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October 16, 2009

Botox Treatment for Vasomotor Rhinitis (Idiopathic or Non-Allergic Rhinitis)


A new research paper has been published Oct 16, 2009 in Head & Face Medicine entitled "Minimally invasive application of botulinum toxin A in patients with idiopathic rhinitis" in which researchers successfully treated patients with a persistent runny nose not due to any known problems like allergy. Such a condition is called vasomotor rhinitis or idiopathic rhinitis or non-allergic rhinitis.

In this new described method of treatment, a sponge soaked with 40 Units of botulinum toxin type A was inserted into a patient's nose and left in place for 30 minutes. Apparently, this did result in a significant reduction in rhinitis (but not congestion) and lasted for as long as 12 weeks.

Read the abstract here.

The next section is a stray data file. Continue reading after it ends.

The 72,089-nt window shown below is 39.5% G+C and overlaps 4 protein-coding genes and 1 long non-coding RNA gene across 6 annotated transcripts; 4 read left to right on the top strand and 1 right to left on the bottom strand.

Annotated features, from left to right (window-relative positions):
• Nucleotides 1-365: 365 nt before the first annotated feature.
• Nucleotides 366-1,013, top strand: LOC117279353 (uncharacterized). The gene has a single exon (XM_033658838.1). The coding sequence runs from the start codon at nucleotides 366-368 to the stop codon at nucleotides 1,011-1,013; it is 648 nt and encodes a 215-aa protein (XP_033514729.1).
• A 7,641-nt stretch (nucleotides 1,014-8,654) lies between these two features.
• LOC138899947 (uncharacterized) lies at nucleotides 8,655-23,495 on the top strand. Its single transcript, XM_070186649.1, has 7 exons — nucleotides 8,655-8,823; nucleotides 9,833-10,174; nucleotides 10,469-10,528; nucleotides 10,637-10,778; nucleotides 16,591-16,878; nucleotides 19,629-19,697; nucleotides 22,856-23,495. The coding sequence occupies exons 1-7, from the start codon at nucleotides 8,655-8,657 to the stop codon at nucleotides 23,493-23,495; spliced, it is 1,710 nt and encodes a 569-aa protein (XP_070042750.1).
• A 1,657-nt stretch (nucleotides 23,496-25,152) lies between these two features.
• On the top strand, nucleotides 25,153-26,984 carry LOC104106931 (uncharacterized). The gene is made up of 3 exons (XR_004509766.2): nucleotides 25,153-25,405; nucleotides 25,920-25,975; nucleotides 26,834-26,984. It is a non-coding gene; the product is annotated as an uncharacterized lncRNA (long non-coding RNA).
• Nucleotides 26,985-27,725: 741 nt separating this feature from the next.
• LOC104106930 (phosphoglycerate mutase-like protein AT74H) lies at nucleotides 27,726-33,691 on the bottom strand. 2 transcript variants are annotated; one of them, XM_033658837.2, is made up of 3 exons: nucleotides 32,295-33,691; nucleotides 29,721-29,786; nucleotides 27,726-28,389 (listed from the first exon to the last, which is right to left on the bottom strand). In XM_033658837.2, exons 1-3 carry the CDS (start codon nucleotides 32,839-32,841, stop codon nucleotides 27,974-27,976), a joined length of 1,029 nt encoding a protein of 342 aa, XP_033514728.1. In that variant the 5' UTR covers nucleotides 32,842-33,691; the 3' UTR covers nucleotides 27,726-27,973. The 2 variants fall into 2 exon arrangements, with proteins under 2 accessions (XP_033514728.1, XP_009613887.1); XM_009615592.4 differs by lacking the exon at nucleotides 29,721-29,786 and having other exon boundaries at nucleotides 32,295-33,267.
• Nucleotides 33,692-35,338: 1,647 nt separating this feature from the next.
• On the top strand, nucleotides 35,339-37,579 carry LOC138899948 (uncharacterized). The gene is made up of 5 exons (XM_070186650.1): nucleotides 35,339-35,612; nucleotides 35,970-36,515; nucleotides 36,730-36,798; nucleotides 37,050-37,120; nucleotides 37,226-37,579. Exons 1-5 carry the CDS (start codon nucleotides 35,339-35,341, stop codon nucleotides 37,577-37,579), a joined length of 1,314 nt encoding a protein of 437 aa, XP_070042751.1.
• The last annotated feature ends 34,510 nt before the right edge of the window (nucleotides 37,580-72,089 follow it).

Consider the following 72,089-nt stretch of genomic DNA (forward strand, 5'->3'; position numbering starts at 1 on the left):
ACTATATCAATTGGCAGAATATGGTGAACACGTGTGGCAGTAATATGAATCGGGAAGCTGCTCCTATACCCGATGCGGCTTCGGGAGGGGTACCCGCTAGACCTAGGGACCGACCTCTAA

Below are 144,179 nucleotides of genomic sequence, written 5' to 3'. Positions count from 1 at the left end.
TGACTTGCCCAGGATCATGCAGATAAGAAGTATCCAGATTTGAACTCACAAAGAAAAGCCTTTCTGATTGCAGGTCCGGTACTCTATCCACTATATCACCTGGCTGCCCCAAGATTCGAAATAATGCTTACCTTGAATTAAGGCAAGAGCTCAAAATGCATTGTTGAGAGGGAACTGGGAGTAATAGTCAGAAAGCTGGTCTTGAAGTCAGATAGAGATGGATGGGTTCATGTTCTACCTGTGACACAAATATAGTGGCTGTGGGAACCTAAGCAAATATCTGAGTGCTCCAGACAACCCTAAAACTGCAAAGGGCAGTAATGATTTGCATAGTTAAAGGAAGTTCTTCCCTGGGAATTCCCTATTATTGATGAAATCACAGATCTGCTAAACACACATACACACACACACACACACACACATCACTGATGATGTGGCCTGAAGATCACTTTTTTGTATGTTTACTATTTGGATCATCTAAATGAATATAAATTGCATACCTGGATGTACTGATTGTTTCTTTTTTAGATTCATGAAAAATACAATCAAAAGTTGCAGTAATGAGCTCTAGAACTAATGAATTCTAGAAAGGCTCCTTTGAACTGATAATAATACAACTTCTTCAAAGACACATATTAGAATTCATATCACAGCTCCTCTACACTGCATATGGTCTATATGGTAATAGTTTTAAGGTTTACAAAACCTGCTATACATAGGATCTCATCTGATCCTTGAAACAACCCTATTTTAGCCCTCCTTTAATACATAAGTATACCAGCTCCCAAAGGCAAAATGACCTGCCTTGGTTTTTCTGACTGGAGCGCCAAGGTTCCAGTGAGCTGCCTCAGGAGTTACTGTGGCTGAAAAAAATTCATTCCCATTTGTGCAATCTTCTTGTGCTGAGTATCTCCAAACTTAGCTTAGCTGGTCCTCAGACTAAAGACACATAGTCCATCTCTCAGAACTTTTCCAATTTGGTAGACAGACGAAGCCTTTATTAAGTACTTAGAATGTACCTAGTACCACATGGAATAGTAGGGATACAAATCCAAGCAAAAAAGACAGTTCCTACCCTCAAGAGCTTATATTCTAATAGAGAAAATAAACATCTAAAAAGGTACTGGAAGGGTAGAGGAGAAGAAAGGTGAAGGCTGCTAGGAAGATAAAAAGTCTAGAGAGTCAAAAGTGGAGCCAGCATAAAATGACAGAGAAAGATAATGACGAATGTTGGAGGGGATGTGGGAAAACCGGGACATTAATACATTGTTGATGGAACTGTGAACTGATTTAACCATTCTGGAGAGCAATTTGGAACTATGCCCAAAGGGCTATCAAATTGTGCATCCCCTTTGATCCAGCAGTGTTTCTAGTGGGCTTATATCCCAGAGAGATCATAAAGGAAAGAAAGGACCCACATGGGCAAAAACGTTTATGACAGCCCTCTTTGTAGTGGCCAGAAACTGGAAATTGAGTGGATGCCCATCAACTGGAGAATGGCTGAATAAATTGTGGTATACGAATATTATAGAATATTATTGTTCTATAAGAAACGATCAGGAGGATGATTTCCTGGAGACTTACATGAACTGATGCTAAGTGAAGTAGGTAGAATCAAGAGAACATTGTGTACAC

Of course, this is a non-FDA approved use of Botox.

Historically, this condition is often treated with nasal sprays (ie, astelin) and decongestants with some success in some patients, but not all patients respond.

Surgical treatment include turbinate reduction which reduces (usually about 50%), but does not cure this condition.

Before you ask... NO we do not offer this procedure until further research and data becomes available.
Fauquier blog
Fauquier ENT

Dr. Christopher Chang is a private practice otolaryngology, head & neck surgeon specializing in the treatment of problems related to the ear, nose, and throat. Located in Warrenton, VA about 45 minutes west of Washington DC, he also provides inhalant allergy testing/treatment, hearing tests, and dispenses hearing aids. Google+ Christopher Chang, MD Bio

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